Maternal healthcare in the U.S. is largely not accessible, equitable, affordable or person-centered.
The state of maternity care in the U.S. is disheartening.
Each year, up to 60,000 U.S. women experience severe complications from pregnancy and childbirth. More than 1,200 U.S. women died during pregnancy or shortly after childhood birth in 2021. Death rates among Black women were more than double that of white women.
Compared to the 10 most high-resource countries—such as Germany, Australia and France—the U.S. ranks last in maternal death rate, maternal care workforce rate and paid parental leave allowances. Compared to all countries, the U.S. ranks 55th in maternal death rate.
In the U.S., there is a lack of universal maternal healthcare coverage and a workforce shortage of maternity care providers, such as ob-gyn physicians with a misdistribution in rural and poorer areas. This gap in access is a particular concern for Medicaid programs which cover nearly half of U.S. births and nearly two-thirds of births among Black women.
Adding insult to injury, U.S. healthcare spending far exceeds any other country.
This spending tends to not be distributed equitably across all populations, leading to vast racial and ethnic disparities in the ability to access and afford quality perinatal care. Maternity care spending also tends to focus on addressing complications as they occur, rather than more cost-effective preventative and primary care.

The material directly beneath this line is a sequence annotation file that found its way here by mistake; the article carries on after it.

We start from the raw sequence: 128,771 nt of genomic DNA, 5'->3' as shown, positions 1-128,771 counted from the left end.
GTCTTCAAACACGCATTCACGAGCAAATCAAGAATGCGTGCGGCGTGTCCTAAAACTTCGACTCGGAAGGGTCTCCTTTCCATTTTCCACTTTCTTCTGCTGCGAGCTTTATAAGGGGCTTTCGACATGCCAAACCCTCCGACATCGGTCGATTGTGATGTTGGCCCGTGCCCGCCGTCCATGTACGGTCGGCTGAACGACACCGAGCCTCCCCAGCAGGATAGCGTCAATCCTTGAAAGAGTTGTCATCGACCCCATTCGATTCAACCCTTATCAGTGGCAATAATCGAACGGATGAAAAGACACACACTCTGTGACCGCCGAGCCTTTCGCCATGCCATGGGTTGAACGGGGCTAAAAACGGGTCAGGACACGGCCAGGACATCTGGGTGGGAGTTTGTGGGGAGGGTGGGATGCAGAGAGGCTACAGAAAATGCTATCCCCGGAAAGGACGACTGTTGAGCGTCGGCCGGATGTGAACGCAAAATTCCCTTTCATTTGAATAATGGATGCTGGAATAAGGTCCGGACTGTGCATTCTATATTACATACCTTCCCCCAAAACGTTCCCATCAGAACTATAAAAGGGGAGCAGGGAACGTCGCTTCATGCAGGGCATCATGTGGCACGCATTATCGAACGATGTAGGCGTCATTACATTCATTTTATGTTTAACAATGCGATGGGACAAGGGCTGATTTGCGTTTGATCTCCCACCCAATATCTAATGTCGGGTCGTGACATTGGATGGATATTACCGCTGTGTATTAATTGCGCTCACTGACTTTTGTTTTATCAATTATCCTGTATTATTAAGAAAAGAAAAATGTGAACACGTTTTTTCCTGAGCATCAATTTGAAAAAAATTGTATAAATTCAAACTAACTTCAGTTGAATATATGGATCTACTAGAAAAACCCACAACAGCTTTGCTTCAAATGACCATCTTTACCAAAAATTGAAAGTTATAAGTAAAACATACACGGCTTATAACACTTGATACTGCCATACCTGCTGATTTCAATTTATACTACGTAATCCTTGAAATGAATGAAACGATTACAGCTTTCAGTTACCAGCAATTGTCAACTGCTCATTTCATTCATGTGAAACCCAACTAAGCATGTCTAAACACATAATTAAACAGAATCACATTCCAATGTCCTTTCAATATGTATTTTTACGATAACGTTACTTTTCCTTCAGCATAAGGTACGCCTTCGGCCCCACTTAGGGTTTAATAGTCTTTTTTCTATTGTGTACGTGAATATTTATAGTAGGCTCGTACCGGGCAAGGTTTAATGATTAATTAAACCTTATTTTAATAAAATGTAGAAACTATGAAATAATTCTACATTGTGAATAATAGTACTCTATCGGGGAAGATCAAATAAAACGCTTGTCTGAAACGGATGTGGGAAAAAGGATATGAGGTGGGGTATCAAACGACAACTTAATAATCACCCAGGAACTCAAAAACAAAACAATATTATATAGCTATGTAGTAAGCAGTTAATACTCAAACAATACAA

Emulating healthcare policies and practices from the most successful peer European high-resource countries is a challenge given the vast chasm in how maternal healthcare is set up between those countries and the U.S.
- While access to maternity care coverage in the U.S. depends on the state of residence and type of insurance, with out-of-pocket costs varying significantly, universal coverage is the norm in other high-income countries.
- The U.S. also is the only high-income country that does not guarantee paid leave to mothers after childbirth.
While the healthcare structures in other high-income countries may not be applicable to the U.S., there is much to learn from the highest-performing states when it comes to maternal health outcomes.
Several factors contribute to the stark differences between states with the lowest maternal mortality rates (California, Massachusetts and Colorado) and states with the highest rates (Arkansas, Alabama and Louisiana).
Rates of obesity, diabetes/prediabetes and cardiovascular conditions—such as high blood pressure—trend higher in the lower-performing maternal outcomes states compared to higher-performing states. Cardiovascular conditions are the leading cause of pregnancy-related complications and are responsible for over one-third of maternal deaths.
States also differ widely in access to maternal care.
Maternal and perinatal care should not depend on the state where a mother lives.
I live in Texas, the state that ranks last in access to high-quality maternal care. Texas has the lowest rate of childbearing age women who have insurance and who have a primary care doctor.